Slumping Energy Use Holds U.S. Carbon Emissions Steady in 2005
July 6, 2006
Energy-related emissions of carbon dioxide in the United States increased only 0.1 percent in 2005, according to DOE's Energy Information Administration (EIA). Carbon dioxide is a greenhouse gas, and U.S. greenhouse gas emissions are strongly dominated by the carbon dioxide emissions from energy use. As a result, trends in energy-related carbon dioxide emissions are a good indicator of overall greenhouse gas emissions trends for the United States.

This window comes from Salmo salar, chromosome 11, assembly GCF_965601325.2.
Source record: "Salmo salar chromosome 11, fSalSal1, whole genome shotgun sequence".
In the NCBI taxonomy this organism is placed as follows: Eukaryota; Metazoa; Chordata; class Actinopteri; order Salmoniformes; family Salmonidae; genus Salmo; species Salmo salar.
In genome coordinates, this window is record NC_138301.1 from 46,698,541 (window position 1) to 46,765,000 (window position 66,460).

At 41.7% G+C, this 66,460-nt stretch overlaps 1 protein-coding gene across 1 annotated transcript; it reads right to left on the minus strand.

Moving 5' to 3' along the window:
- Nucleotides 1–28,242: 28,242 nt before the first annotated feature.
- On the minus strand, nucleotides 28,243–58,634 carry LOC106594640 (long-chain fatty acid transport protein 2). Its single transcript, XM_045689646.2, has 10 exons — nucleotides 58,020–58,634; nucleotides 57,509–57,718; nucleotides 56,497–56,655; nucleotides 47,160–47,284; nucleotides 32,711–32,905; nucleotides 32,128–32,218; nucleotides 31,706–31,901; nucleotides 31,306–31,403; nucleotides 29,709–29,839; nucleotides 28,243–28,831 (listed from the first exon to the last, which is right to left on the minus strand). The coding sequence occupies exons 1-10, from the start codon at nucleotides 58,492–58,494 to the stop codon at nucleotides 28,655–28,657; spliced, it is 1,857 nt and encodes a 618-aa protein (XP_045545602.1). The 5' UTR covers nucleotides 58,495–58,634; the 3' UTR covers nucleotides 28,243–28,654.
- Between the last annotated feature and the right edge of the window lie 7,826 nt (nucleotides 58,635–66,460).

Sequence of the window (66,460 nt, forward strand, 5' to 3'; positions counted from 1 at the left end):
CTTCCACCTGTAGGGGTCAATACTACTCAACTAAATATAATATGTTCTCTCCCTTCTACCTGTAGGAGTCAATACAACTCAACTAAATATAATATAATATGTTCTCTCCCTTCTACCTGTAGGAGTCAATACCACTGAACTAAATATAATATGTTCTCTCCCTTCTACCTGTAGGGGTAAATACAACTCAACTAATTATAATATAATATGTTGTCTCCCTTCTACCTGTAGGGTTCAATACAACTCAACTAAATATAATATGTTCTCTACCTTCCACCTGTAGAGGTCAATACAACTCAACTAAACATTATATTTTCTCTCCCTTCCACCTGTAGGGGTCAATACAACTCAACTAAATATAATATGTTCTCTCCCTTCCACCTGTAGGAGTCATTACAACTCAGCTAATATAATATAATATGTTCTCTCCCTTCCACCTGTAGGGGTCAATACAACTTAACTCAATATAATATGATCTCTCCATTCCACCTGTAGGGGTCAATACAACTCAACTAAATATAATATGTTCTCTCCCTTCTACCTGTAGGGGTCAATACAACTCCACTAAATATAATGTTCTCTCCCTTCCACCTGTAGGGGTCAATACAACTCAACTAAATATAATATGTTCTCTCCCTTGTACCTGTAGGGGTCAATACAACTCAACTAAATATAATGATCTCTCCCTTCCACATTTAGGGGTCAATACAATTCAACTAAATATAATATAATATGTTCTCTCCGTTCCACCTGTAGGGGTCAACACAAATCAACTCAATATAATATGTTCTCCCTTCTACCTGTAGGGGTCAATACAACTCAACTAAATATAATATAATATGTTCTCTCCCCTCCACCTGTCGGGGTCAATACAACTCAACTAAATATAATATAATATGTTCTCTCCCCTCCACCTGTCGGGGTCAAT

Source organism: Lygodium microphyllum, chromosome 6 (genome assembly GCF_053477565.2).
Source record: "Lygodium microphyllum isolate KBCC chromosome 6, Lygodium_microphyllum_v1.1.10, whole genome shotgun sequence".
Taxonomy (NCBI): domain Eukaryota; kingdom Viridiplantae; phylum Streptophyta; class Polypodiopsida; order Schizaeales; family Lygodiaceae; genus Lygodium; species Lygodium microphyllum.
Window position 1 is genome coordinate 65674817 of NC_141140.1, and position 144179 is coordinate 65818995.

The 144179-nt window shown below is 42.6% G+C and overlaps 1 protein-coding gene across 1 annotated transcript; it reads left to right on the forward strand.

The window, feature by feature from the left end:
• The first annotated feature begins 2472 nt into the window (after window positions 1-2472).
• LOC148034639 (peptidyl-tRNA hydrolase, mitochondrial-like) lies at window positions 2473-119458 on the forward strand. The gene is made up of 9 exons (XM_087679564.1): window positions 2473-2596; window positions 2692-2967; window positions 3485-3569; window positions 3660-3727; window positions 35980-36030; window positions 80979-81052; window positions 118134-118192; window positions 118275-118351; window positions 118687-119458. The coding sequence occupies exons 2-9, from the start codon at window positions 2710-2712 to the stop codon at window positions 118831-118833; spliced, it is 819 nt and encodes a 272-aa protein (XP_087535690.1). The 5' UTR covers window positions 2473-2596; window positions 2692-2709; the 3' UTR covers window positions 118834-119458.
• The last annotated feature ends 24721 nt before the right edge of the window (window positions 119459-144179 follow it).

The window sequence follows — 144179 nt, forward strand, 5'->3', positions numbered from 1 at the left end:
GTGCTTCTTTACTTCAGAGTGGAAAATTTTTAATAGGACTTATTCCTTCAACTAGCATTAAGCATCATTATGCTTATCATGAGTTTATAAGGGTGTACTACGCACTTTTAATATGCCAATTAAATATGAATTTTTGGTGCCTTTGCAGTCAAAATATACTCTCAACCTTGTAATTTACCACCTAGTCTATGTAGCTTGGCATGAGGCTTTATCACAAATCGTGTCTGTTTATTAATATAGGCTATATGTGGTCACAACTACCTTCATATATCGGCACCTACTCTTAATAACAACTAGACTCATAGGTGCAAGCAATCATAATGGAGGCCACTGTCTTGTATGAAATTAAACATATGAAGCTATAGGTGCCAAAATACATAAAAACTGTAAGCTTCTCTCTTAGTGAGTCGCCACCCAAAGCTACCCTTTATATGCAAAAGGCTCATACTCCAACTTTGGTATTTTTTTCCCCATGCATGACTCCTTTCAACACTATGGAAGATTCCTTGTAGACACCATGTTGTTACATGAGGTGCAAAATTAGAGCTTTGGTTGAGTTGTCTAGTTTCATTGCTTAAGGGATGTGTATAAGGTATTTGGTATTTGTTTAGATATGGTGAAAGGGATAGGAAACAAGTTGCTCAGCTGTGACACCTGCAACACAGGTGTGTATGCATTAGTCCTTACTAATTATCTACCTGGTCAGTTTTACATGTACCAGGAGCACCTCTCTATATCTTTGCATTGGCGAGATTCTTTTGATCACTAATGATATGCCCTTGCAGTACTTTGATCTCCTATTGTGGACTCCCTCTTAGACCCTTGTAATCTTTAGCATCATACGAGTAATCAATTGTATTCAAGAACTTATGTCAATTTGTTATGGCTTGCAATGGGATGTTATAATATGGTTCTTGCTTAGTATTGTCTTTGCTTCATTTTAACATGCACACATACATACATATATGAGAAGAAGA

According to EIA's preliminary estimates, released on June 28th, U.S. energy demand dropped by 0.5 percent in 2005, with growth in residential and commercial energy use offset by a 3.3 percent drop in industrial energy use. Meanwhile, the use of energy for transportation stayed nearly constant, with a decrease in gasoline use balanced by increases in the consumption of diesel fuel and jet fuel. Despite the overall drop in energy use, utilities produced more of their electricity from coal, causing energy-related carbon dioxide emissions to increase slightly. And although energy demand fell, the U.S. economy grew by 3.5 percent in 2005, which indicates that the country is using energy with greater efficiency. See the EIA press release.